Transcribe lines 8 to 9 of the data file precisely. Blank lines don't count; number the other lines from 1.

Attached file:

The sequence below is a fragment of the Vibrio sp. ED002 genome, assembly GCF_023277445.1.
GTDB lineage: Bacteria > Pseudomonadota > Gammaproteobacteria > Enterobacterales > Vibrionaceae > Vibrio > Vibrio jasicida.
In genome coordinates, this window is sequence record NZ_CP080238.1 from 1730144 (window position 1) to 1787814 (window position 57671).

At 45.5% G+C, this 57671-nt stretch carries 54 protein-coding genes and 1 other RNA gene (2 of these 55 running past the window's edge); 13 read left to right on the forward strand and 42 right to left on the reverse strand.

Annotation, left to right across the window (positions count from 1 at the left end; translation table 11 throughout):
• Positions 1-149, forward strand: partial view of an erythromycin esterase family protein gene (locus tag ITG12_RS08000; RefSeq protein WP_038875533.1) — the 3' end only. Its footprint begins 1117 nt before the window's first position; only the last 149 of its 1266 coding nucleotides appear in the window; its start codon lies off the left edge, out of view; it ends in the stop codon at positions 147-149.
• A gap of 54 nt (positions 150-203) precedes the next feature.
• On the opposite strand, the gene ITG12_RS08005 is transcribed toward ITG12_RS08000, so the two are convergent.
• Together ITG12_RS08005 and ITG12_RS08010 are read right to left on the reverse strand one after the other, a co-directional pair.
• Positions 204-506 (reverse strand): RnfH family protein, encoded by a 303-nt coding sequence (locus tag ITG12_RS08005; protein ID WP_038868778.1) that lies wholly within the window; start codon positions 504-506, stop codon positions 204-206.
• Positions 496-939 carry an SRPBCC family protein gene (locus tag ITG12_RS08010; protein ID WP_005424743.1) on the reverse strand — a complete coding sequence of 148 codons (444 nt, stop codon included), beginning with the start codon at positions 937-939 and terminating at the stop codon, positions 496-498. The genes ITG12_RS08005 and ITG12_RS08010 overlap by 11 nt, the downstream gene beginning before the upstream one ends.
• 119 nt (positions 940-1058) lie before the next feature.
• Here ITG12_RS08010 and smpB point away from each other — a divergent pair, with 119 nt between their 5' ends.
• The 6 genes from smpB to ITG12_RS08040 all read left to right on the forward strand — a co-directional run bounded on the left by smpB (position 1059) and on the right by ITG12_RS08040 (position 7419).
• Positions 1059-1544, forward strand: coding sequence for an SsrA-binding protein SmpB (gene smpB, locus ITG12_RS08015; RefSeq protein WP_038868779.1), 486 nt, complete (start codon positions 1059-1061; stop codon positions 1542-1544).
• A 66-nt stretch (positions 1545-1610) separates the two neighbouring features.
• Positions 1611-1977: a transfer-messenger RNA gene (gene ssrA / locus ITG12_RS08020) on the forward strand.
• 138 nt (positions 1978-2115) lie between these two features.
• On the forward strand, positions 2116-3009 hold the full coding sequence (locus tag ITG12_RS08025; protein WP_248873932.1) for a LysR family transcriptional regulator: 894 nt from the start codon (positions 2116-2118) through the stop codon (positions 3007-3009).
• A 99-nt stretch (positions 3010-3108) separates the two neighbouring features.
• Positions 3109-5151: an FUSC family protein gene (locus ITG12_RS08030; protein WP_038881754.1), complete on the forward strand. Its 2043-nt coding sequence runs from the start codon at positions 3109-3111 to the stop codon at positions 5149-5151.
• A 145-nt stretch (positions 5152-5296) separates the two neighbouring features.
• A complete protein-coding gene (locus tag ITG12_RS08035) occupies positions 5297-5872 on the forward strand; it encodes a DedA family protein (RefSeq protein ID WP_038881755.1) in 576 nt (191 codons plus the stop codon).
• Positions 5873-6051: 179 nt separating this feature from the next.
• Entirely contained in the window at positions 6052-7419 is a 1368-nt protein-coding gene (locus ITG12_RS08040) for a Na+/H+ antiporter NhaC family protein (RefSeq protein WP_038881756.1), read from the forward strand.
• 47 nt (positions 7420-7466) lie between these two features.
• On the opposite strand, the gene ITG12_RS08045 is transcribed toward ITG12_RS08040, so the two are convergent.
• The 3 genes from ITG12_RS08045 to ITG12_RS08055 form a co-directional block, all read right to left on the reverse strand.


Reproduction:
• On the opposite strand, the gene ITG12_RS08005 is transcribed toward ITG12_RS08000, so the two are convergent.
• Together ITG12_RS08005 and ITG12_RS08010 are read right to left on the reverse strand one after the other, a co-directional pair.